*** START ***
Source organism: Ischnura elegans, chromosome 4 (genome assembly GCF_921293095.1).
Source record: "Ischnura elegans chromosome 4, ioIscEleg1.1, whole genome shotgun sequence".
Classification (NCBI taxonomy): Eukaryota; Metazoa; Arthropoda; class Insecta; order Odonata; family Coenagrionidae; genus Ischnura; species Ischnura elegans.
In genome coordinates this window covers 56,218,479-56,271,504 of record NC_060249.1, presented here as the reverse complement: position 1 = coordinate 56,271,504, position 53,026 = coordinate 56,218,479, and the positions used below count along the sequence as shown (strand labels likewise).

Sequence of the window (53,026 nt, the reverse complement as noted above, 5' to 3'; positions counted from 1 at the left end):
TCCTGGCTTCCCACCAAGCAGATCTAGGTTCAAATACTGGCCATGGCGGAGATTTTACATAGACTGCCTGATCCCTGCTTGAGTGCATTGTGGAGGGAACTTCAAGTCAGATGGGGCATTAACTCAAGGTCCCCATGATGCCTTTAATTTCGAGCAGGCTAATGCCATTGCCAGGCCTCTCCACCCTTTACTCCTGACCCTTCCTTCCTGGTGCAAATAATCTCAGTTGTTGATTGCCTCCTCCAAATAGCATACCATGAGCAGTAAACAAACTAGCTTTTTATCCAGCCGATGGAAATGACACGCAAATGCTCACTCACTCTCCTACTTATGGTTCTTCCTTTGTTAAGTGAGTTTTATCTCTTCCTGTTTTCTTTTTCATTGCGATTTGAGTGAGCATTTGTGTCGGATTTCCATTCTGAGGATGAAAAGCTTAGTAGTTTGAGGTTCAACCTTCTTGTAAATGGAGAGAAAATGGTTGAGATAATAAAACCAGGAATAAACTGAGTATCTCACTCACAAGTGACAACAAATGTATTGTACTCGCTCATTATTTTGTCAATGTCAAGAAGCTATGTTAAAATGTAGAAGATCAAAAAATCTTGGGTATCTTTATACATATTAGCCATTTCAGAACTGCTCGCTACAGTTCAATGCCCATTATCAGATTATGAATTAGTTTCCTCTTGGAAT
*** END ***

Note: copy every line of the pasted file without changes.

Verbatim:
Source organism: Ischnura elegans, chromosome 4 (genome assembly GCF_921293095.1).
Source record: "Ischnura elegans chromosome 4, ioIscEleg1.1, whole genome shotgun sequence".
Classification (NCBI taxonomy): Eukaryota; Metazoa; Arthropoda; class Insecta; order Odonata; family Coenagrionidae; genus Ischnura; species Ischnura elegans.
In genome coordinates this window covers 56,218,479-56,271,504 of record NC_060249.1, presented here as the reverse complement: position 1 = coordinate 56,271,504, position 53,026 = coordinate 56,218,479, and the positions used below count along the sequence as shown (strand labels likewise).

Sequence of the window (53,026 nt, the reverse complement as noted above, 5' to 3'; positions counted from 1 at the left end):
TCCTGGCTTCCCACCAAGCAGATCTAGGTTCAAATACTGGCCATGGCGGAGATTTTACATAGACTGCCTGATCCCTGCTTGAGTGCATTGTGGAGGGAACTTCAAGTCAGATGGGGCATTAACTCAAGGTCCCCATGATGCCTTTAATTTCGAGCAGGCTAATGCCATTGCCAGGCCTCTCCACCCTTTACTCCTGACCCTTCCTTCCTGGTGCAAATAATCTCAGTTGTTGATTGCCTCCTCCAAATAGCATACCATGAGCAGTAAACAAACTAGCTTTTTATCCAGCCGATGGAAATGACACGCAAATGCTCACTCACTCTCCTACTTATGGTTCTTCCTTTGTTAAGTGAGTTTTATCTCTTCCTGTTTTCTTTTTCATTGCGATTTGAGTGAGCATTTGTGTCGGATTTCCATTCTGAGGATGAAAAGCTTAGTAGTTTGAGGTTCAACCTTCTTGTAAATGGAGAGAAAATGGTTGAGATAATAAAACCAGGAATAAACTGAGTATCTCACTCACAAGTGACAACAAATGTATTGTACTCGCTCATTATTTTGTCAATGTCAAGAAGCTATGTTAAAATGTAGAAGATCAAAAAATCTTGGGTATCTTTATACATATTAGCCATTTCAGAACTGCTCGCTACAGTTCAATGCCCATTATCAGATTATGAATTAGTTTCCTCTTGGAAT